Coach Mo

Meet Coach Mo! Coach Mo coaches morning/noon CrossFit classes here at Viking Athletics. She’s the head of our Youth Strength and Conditioning program, and she also offers nutrition coaching, and in person and remote personal training. As an athlete, Coach Mo is a member of our powerlifting team, and as a competitor, she has set state records in her age and weight class. Learn more about her below!

Coach Mo
  1. What is your athletic background?

Prior to finding CrossFit I had zero athletic background, at least in the traditional sense.  I was always very active and played sports with neighborhood kids, but I was never on any teams.  I grew up hiking, biking, rollerblading, and playing many pickup games of football, soccer, and basketball.

  1. How did you come to join Viking Athletics?

I have been with Viking Athletics from the very beginning when it was CrossFit Relentless.  I had followed my personal trainer from another gym when he opened first CrossFit USA in Berlin, then CrossFit Relentless. The reason I followed him in the first place is I got really bored with the workouts my new trainer was giving me, and I had already seen success with CrossFit style workouts.

  1. What made you want to be a coach?

There isn’t any one thing that made me want to be a coach.  I have always enjoyed helping people and teaching people. Even as a teenager I volunteered as a tutor to the younger kids.  I took my CrossFit Level 1 on a whim in 2010 to learn more about CrossFit and learn from some of the best coaches.  When I did that, I was asked if I would be interested in coaching kids, so I took my CrossFit Kids certification four months later.  When I started coaching is when I realized how much I love coaching and helping others.

  1. What are your favorite and least favorite movements?

I think many would expect me to say squat, bench, or deadlift since those are what I focus on.  Although I do love bench I actually prefer odd object training like sandbags, farmers’ carries, sled drags, and prowler pushes.  Although I do focus on the big three to keep my technique sound, I have gotten more overall strength gain from odd object and accessory work.  My least favorite movements have not changed from the time I started CrossFit, wallballs and thrusters.  They hurt and blow me up for days (can’t walk up stairs) no matter how often I do them.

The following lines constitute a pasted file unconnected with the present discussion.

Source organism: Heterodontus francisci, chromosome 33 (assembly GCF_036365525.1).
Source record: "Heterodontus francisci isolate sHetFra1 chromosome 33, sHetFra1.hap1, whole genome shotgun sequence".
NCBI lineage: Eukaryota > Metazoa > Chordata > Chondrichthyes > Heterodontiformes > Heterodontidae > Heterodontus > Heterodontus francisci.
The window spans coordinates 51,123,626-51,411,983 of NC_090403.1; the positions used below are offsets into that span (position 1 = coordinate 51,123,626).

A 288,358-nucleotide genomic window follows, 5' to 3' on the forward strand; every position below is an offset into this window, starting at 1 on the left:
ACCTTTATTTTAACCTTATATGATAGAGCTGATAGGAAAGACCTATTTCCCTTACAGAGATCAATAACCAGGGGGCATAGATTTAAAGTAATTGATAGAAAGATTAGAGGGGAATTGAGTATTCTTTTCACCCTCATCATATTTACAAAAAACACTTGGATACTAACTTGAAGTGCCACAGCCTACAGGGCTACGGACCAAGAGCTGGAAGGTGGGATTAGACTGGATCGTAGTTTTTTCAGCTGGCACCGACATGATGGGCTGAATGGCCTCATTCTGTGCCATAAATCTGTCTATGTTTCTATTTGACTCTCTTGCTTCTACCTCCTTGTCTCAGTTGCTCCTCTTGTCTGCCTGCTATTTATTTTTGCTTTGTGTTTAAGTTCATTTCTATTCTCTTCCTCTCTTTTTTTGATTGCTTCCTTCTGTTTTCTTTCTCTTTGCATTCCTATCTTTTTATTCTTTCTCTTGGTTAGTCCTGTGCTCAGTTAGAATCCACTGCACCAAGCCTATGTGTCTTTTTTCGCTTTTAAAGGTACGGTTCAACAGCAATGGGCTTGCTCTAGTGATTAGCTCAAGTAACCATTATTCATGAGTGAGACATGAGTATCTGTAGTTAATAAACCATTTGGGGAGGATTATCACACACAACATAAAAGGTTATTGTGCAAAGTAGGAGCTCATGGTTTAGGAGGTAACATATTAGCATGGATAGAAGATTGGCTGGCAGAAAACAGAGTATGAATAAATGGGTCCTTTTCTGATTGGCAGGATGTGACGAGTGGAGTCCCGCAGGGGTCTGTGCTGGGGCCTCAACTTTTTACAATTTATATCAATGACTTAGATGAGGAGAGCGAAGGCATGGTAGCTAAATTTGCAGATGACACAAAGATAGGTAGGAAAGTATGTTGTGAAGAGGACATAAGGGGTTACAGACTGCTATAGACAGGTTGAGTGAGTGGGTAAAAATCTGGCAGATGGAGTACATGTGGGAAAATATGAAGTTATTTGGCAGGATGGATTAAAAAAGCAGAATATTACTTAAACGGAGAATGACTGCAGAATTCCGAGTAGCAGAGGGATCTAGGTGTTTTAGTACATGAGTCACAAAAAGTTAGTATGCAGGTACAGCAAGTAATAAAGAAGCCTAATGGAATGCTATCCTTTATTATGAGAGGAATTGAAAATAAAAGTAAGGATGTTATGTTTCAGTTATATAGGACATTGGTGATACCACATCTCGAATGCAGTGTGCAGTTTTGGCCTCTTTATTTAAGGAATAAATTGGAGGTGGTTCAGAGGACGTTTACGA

1. What are your hobbies outside of the gym?

I have too many interests and not enough time.  My husband and I bowl on a league together and are Star Wars nerds.  Some of my other interests are reading, cartooning, embroidery, and playing the violin (although it currently needs some repairs).

  1. What is something that very few people know about you?

I collect stuffed animals, specifically polar bears.  One of the first gifts I remember getting as a kid is a stuffed polar bear from my grandmother, and I have collected them ever since.  Family members have gotten them for me as get well gifts after surgery, and one of my husband’s first gifts to me when we were dating was a polar bear.  Polar bears are by far my favorite animal.

  1. What is the greatest advice you can give members?

Stop loading your bar with tens every strength day. Just kidding.  There are three things I would encourage members to do 1) make goals, 2) tell your coaches your goals, and 3) don’t stop training due to an injury.  Your goals don’t have to be gym performance related although they can be.  If your goals are I want to increase the distance on my golf drive, I want to be able to play soccer with my kids, or I want to not need physical assistance as I get older we can help.  However we as coaches can’t help if we don’t know your goals.  That’s where number 2 comes into play.  With number 3, this does not mean train through that injury, it means train around the injury.  Let your coaches know what is going on, if you have any limitations given by a medical professional, what hurts, etc and we can modify for you.  Chances are one of us has dealt with something similar, and can help.  Ideally you don’t want to stop training as doing so could also set you back on your other outside of the gym goals.

  1. What inspires you, as a coach and/or athlete?

I am always inspired by those who have overcome various difficulties to become great athletes or just to make themselves better.  I am more amazed by the 70 year old grandma or the amputee or someone who started CrossFit or working out to literally save their life than I am by the feats of the 20-somethings who have everything going for them.  Seeing people do things that society would say they shouldn’t be able to do inspires me to work hard at bettering myself as an athlete and a coach.

  1. What is your proudest coaching moment?

There isn’t one specific thing that I am proud of, but overall I love helping people overcome mental barriers and gain confidence.  I love seeing the looks on people’s faces when they set a PR or realize they are good at something they didn’t think they would be.  Sometimes it’s a change in confidence that carries over into their personal life.  It is always satisfying to hear from a member that a particular cue really worked for them or how something you did helped them in another way.  It’s very easy to doubt ourselves as coaches so seeing or hearing about members’ successes helps us to know we are doing something right.

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